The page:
• Asymptomatic elevation of serum liver enzyme concentrations occurs in 10–20% of people taking isoniazid which usually return to normal even if treatment is continued. However, it is generally recommended that isoniazid be withheld if transaminase levels exceed three times the upper limit of normal and symptoms develop, or five times the upper limit of normal even in the absence of symptoms.
  • Clinical hepatitis leading to death occurs in about 0.1% of people taking isoniazid and is more common when it is combined with other hepatotoxic agents. Factors that may increase either the rate or severity of hepatitis include daily alcohol consumption, underlying liver disease or risk for liver disease, age > 65 years, and concurrent use of other medications which are metabolized in the liver. Symptomatic hepatitis is rare among people younger than 20 years of age, although severe and fatal cases have been reported. Younger people with underlying risk factors for liver disease should be monitored clinically with the same precautions as older people.
  • Peripheral neuropathy (paraesthesia, numbness and limb pain) occurs in less than 0.2% of people taking isoniazid at normal doses. It is more likely in the presence of other conditions associated with neuropathy, such as diabetes, malnutrition, HIV, renal failure and alcoholism. Routine pyridoxine (vitamin B6) supplementation is recommended only in such conditions or when there is other risk of isoniazid toxicity.
  • Isoniazid is recognized as a secondary cause of pellagra. It interrupts cellular niacin (vitamin B3) production in persons with underlying nutritional deficiency. Niacin plays a vital role in numerous metabolic processes. Pellagra is clinically diagnosed by its characteristic skin rash. Other symptoms include diarrhoea and neuropsychiatric changes. Populations at increased risk for pellagra include persons who consume excess alcohol and those with an undiversified reliance on unfortified maize staples.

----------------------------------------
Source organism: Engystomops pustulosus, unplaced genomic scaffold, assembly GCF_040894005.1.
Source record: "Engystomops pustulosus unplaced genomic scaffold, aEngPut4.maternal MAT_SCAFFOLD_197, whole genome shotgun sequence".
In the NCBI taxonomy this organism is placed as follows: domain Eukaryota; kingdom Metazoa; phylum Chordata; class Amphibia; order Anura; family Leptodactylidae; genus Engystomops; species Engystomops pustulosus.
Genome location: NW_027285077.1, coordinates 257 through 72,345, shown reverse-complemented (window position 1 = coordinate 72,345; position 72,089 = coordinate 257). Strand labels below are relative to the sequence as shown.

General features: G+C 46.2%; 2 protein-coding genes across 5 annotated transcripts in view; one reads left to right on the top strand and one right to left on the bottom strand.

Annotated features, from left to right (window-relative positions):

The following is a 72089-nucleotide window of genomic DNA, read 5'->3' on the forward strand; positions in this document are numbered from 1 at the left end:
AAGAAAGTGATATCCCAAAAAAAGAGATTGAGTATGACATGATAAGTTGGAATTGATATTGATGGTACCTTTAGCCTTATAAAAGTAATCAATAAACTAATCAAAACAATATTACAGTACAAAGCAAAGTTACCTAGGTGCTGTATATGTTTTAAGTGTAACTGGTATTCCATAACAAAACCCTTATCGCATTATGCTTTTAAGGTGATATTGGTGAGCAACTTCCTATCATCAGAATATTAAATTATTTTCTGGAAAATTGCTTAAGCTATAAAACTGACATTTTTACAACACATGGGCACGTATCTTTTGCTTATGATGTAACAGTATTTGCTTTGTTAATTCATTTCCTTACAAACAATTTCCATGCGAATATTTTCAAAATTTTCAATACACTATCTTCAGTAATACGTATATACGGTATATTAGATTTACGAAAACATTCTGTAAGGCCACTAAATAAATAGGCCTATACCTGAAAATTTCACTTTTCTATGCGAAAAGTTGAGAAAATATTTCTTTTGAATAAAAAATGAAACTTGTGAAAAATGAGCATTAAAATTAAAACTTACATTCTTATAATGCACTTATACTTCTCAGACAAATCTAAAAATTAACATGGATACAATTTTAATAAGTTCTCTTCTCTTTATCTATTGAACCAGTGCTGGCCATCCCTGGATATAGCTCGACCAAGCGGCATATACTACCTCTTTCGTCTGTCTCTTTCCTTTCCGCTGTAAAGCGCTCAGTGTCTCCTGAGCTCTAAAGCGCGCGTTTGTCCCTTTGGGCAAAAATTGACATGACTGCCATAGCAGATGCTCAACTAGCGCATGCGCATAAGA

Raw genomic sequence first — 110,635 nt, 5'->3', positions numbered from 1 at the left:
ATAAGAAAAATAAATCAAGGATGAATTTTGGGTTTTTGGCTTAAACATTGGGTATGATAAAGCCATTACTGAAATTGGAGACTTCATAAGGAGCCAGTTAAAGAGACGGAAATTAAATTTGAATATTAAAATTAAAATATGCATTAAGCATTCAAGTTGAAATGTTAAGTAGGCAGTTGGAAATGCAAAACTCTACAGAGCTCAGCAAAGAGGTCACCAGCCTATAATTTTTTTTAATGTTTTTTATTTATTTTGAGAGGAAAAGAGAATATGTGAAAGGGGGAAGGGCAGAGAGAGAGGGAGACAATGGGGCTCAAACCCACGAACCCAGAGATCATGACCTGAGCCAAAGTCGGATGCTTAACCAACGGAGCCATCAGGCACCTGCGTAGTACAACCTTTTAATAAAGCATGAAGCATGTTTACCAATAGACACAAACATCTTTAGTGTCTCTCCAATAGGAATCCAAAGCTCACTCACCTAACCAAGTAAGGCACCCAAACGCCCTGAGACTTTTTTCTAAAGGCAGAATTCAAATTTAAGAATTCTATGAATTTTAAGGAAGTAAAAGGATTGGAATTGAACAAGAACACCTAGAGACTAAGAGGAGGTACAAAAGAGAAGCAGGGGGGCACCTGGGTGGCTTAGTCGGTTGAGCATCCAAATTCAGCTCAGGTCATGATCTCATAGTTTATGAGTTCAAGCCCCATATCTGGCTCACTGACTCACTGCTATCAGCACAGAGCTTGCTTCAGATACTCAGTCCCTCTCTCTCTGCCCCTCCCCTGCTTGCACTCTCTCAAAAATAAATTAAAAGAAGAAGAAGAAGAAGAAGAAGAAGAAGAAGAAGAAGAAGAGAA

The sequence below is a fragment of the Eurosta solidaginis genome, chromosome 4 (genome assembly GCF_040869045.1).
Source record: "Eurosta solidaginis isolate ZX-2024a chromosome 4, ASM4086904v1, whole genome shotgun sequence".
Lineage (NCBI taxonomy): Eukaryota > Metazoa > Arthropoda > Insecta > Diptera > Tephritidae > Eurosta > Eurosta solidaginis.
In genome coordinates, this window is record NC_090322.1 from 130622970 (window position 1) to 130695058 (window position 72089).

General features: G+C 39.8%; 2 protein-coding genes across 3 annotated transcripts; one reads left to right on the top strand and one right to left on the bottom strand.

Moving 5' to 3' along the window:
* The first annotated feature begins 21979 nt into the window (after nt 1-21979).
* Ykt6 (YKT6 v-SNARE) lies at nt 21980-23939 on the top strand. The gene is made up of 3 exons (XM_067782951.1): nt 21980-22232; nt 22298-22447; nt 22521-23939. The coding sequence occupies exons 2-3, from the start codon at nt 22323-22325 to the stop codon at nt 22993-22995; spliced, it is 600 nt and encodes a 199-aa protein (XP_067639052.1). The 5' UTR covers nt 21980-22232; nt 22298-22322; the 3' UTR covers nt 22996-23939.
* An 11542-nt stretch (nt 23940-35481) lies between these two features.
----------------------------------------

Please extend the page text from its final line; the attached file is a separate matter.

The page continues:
• Other known side-effects due to isoniazid are skin rash, sleepiness and lethargy.


  • Gastrointestinal symptoms, such as nausea, anorexia and abdominal pain, are rarely severe enough to discontinue treatment.
  • Hepatotoxicity, evidenced by transient asymptomatic hyperbilirubinemia, may occur in 0.6% of persons taking rifampicin. Hepatitis is more likely when rifampicin is combined with isoniazid.
  • Cutaneous reactions, such as pruritis (with or without a rash), may occur in about 6% of persons taking rifampicin. These are generally self-limiting and may not be true hypersensitivity. Continued treatment may be possible.
  • Rifamycin hypersensitivity syndrome has been reported in the past with use of rifampicin characterized by flu-like symptoms. The syndrome, when it occurs, typically develops after a few weeks from start and in most instances, TB treatment can be tolerated subsequently (96,97). Rarely, rifamycins can be associated with hypersensitivity reactions, including hypotension, nephritis or thrombocytopenia manifested by symptoms such as fever, headache, dizziness/light-headedness, musculoskeletal pain, petechiae and pruritis.